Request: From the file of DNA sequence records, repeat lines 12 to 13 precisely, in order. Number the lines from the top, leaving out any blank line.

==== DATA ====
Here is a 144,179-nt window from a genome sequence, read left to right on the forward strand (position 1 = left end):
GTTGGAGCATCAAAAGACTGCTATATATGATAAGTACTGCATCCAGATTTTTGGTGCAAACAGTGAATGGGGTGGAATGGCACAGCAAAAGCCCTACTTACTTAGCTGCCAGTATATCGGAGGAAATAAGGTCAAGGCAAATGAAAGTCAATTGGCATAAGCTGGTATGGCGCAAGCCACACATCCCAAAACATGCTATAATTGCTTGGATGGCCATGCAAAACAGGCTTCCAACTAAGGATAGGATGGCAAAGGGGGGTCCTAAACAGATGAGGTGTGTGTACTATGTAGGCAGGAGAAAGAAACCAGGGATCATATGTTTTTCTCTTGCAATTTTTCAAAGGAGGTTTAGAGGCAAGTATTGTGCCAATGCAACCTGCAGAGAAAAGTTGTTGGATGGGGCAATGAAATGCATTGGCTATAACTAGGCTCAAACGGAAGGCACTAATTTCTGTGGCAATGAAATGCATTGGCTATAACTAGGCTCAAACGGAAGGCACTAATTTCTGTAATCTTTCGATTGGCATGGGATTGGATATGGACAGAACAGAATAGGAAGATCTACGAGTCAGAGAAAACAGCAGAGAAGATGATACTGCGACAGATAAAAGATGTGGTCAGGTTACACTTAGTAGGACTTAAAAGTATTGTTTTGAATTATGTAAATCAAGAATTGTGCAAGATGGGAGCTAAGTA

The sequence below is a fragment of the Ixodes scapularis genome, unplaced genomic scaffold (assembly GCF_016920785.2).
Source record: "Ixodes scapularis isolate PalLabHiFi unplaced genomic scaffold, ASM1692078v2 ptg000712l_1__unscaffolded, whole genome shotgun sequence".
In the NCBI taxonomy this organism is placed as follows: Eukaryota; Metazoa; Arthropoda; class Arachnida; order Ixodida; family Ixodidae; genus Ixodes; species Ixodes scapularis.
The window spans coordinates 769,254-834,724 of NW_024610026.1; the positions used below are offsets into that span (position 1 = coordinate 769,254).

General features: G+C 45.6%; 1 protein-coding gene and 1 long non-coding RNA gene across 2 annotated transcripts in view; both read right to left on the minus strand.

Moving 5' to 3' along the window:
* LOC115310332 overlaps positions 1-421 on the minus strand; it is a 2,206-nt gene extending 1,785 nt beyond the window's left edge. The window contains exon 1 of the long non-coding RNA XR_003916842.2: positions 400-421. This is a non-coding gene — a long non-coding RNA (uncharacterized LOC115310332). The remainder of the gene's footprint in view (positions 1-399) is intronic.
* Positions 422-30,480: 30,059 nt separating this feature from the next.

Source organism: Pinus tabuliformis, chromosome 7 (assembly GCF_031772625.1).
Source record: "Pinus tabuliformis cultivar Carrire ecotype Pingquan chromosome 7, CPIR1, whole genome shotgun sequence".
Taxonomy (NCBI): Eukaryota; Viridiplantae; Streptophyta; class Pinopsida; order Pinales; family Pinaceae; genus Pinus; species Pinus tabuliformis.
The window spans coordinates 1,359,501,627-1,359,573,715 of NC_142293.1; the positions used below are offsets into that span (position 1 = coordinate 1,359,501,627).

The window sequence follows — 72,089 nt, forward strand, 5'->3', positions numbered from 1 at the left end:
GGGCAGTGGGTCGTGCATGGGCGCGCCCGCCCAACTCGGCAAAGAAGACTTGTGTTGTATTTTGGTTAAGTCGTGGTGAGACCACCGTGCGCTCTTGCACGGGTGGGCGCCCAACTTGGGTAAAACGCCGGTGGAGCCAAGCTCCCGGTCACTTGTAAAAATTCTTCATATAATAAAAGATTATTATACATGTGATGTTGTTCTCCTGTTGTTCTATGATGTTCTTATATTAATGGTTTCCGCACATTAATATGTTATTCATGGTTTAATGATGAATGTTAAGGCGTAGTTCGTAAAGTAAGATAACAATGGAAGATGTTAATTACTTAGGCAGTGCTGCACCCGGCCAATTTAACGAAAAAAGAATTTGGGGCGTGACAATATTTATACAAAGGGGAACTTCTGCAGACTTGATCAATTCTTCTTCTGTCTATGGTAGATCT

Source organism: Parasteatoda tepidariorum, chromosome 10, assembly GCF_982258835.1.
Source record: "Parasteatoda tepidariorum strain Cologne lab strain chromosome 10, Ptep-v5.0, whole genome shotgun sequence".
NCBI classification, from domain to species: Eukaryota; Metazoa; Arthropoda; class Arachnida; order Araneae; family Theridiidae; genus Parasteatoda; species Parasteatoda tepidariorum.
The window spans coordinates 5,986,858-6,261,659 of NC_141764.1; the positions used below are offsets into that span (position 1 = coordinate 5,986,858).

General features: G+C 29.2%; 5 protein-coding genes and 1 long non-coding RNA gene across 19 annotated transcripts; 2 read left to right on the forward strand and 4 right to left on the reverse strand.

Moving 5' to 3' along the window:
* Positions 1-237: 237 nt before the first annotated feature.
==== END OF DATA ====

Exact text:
Source record: "Pinus tabuliformis cultivar Carrire ecotype Pingquan chromosome 7, CPIR1, whole genome shotgun sequence".
Taxonomy (NCBI): Eukaryota; Viridiplantae; Streptophyta; class Pinopsida; order Pinales; family Pinaceae; genus Pinus; species Pinus tabuliformis.